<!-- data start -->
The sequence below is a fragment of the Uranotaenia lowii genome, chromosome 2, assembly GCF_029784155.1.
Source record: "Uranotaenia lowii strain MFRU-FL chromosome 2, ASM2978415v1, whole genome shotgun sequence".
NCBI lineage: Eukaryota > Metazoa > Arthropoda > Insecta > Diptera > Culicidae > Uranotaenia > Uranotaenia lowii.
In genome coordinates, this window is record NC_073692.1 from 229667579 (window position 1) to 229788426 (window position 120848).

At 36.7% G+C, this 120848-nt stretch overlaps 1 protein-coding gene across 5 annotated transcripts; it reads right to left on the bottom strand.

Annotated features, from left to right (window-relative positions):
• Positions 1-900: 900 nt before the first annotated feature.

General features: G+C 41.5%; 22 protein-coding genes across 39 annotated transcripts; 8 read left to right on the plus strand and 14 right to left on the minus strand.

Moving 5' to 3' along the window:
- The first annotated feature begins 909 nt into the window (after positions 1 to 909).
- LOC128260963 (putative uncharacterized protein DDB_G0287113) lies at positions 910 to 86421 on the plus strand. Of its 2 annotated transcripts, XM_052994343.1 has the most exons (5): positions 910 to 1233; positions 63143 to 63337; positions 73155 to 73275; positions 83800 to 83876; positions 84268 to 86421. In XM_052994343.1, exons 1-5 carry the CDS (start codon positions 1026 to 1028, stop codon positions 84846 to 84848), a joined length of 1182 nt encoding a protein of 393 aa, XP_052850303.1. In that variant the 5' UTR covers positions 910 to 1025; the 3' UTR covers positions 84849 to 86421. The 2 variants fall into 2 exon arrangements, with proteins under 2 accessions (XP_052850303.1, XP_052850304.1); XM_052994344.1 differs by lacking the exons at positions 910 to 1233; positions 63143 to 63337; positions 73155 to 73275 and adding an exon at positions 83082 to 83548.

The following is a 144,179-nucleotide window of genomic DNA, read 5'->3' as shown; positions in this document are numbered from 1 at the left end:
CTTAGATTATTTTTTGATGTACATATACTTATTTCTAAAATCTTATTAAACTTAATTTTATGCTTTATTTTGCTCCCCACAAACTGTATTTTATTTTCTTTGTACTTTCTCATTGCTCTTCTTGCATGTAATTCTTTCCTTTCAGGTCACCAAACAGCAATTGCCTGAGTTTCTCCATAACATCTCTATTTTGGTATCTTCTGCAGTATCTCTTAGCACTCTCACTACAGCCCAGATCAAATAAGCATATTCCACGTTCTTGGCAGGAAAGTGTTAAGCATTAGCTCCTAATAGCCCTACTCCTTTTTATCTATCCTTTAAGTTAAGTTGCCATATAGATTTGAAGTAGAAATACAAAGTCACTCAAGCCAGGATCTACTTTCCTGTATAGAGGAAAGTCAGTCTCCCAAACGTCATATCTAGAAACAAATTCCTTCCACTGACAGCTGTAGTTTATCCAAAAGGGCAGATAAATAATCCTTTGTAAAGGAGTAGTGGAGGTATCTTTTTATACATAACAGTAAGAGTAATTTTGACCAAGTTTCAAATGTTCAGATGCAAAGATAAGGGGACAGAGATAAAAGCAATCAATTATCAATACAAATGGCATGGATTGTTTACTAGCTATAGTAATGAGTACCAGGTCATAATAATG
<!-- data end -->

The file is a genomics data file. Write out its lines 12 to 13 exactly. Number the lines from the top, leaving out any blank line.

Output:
The following is a 144,179-nucleotide window of genomic DNA, read 5'->3' as shown; positions in this document are numbered from 1 at the left end:
CTTAGATTATTTTTTGATGTACATATACTTATTTCTAAAATCTTATTAAACTTAATTTTATGCTTTATTTTGCTCCCCACAAACTGTATTTTATTTTCTTTGTACTTTCTCATTGCTCTTCTTGCATGTAATTCTTTCCTTTCAGGTCACCAAACAGCAATTGCCTGAGTTTCTCCATAACATCTCTATTTTGGTATCTTCTGCAGTATCTCTTAGCACTCTCACTACAGCCCAGATCAAATAAGCATATTCCACGTTCTTGGCAGGAAAGTGTTAAGCATTAGCTCCTAATAGCCCTACTCCTTTTTATCTATCCTTTAAGTTAAGTTGCCATATAGATTTGAAGTAGAAATACAAAGTCACTCAAGCCAGGATCTACTTTCCTGTATAGAGGAAAGTCAGTCTCCCAAACGTCATATCTAGAAACAAATTCCTTCCACTGACAGCTGTAGTTTATCCAAAAGGGCAGATAAATAATCCTTTGTAAAGGAGTAGTGGAGGTATCTTTTTATACATAACAGTAAGAGTAATTTTGACCAAGTTTCAAATGTTCAGATGCAAAGATAAGGGGACAGAGATAAAAGCAATCAATTATCAATACAAATGGCATGGATTGTTTACTAGCTATAGTAATGAGTACCAGGTCATAATAATG